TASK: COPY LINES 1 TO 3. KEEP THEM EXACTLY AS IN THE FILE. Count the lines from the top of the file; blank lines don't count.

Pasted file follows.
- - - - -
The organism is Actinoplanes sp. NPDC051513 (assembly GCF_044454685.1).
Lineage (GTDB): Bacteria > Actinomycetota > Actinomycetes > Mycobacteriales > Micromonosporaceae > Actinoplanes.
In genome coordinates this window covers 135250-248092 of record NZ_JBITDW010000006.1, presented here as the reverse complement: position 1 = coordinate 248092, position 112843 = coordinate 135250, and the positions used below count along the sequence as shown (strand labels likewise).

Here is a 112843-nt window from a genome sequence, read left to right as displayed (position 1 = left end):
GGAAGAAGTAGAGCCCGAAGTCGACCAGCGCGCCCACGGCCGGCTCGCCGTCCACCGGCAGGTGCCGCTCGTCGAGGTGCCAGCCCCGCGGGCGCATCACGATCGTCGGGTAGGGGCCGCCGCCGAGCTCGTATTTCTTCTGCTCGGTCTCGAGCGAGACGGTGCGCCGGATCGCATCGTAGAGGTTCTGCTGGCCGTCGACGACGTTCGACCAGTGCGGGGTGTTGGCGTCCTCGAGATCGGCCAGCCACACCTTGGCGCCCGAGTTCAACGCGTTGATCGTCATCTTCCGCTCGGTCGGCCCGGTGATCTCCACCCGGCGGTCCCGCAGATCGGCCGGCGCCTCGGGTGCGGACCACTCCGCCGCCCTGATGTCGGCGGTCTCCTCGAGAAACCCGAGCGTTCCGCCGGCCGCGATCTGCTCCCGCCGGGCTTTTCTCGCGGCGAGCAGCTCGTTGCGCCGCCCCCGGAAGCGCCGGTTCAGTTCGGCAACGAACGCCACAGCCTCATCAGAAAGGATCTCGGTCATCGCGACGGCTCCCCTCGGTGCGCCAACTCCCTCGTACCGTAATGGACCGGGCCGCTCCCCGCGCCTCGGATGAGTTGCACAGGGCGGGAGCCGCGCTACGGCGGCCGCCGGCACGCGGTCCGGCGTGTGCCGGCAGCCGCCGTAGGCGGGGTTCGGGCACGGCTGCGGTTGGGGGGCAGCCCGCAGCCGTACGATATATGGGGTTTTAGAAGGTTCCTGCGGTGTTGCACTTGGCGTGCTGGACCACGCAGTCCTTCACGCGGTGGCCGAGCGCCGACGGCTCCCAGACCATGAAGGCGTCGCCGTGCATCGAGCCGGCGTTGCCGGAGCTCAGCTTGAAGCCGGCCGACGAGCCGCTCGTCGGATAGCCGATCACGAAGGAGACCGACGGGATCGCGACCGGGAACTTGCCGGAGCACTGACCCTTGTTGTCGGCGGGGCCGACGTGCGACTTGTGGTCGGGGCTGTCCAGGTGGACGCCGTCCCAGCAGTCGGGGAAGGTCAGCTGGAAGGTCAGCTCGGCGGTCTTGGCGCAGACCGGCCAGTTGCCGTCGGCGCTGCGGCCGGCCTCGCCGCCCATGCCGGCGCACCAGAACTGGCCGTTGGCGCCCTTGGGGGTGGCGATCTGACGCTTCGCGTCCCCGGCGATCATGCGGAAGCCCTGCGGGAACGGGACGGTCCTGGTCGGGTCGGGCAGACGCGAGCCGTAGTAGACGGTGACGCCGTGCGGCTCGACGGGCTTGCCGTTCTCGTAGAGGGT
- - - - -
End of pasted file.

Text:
The organism is Actinoplanes sp. NPDC051513 (assembly GCF_044454685.1).
Lineage (GTDB): Bacteria > Actinomycetota > Actinomycetes > Mycobacteriales > Micromonosporaceae > Actinoplanes.
In genome coordinates this window covers 135250-248092 of record NZ_JBITDW010000006.1, presented here as the reverse complement: position 1 = coordinate 248092, position 112843 = coordinate 135250, and the positions used below count along the sequence as shown (strand labels likewise).